Part of The New Face of Nonprofits in Philadelphia
Written by Arturo Varela, Al Dia
February 2, 2014
Denise Brown is the executive director of Leeway Foundation, a granting organization that supports artists who promote social change and community transformation in their practice and whose work is not always recognized in the mainstream.
The foundation was established in 1993 by Philadelphia artist Linda Lee Alter with the aim of supporting women artists in the region. Over time it has evolved to additionally support all transgender artists.
"As an organization that supports artists who are marginalized because of their gender, it made sense to include trans people," Brown said.
With an annual budget of $900,000 a year, the foundation awards $225,000 in grants to artists.
These include the Art and Change Grant (ACG), which provides up to $2,500 for art and social change projects. The next application deadline for this award is March 1, 2015.
The Leeway Transformation Award (LTA) provides $15,000 in unrestricted funds for artists who have demonstrated a commitment to art for social change for five years or more in the Delaware Valley region.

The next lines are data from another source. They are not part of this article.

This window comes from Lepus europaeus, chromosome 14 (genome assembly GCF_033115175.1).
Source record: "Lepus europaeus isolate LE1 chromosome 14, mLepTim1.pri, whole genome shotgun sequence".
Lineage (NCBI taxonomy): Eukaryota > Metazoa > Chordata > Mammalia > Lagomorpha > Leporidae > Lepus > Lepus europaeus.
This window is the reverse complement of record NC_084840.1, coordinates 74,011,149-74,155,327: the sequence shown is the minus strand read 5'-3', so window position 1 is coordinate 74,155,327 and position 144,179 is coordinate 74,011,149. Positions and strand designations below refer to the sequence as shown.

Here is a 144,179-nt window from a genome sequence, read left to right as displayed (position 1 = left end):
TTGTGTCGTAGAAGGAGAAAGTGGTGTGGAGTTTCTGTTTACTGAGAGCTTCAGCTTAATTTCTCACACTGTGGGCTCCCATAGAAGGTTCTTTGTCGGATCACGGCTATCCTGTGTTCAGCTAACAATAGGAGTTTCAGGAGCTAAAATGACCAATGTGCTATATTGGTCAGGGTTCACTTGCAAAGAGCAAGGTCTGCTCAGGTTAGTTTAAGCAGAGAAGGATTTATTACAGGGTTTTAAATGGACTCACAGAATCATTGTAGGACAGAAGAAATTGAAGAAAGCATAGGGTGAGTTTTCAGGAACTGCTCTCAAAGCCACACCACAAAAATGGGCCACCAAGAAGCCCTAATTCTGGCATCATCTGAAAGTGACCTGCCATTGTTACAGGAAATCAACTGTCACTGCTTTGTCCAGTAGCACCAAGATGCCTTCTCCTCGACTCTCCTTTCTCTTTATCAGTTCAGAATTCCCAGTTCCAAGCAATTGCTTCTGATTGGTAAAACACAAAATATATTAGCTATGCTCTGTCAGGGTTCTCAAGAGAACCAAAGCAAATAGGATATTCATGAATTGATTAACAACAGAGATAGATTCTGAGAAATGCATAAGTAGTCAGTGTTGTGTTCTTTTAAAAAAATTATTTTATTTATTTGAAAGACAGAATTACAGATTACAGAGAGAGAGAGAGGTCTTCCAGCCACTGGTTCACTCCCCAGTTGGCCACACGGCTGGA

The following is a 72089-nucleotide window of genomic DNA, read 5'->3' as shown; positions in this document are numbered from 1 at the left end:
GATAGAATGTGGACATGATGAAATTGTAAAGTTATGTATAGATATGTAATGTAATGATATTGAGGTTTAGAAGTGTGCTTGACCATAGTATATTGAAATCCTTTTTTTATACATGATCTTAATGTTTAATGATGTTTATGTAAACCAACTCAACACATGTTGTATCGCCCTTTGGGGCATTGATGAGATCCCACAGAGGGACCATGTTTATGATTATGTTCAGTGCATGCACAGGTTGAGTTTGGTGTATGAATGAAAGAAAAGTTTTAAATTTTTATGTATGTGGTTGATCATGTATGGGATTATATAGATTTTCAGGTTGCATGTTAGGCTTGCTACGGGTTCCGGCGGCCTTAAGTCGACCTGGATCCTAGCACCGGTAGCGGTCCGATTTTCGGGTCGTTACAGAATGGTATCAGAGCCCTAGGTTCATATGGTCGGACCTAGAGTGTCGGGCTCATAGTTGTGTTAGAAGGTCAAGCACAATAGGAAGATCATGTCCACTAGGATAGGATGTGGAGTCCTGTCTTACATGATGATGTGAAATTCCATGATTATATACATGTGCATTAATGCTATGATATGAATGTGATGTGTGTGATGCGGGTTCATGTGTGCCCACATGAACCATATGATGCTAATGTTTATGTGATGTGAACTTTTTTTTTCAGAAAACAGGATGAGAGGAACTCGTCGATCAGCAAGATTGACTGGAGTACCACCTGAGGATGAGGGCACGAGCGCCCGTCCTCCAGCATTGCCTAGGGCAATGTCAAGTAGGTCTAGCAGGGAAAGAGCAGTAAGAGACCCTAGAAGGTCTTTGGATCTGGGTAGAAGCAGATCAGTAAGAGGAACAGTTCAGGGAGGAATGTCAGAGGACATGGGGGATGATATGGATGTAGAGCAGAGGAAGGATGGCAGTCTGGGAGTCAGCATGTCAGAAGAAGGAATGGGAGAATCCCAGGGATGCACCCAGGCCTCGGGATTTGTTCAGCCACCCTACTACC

Amongst the projects that Brown recalls with special affection is MamaCITA Collective’s (ACG ’11) project "One Year," an installation of 331 wire sculptures to represent the number of murders in Philadelphia in 2012, highlighting public apathy surrounding urban violence.
"Our approach is to create an environment in which this work is supported, but we do not have an agenda related to any particular issue," Brown said.
Latino artists who have received a grant from Leeway include muralist Michelle Angela Ortiz (ACG ’13, ’12, LTA ’08, ACG ’05), who in 2012 created the mural "Here and There" which explores the impact of the South Philadelphia Mexican immigrant community.
"When you apply for a grant to an organization, the quality of your work is usually only seen according to gallery standards,” said Ortiz. "But Leeway Foundation sees the impact your project has on the community in which you work and recognizes that it is as valuable as the quality of the work itself."
For Denice Frohman (LTA ’12), a spoken word artist and slam poetry champion, receiving the Leeway Transformation Award enabled her to focus on the production of the album "Feels Like Home" which focuses on the intersections of race, gender, and sexual orientation.
According to Brown, diversity is not an end in and of itself for the foundation, but rather a result of their efforts to face a variety of systemic problems, fight against race and class oppressions that affect all people, and make an effort to challenge social norms and attitudes about sexuality and gender identity.
For that reason, every time Leeway awards a grant to an artist, she feels proud of the achievement.
"I feel privileged and honored to do this work to motivate the work of artists in the Philadelphia region," Brown said.
Image credit: Elisha Lim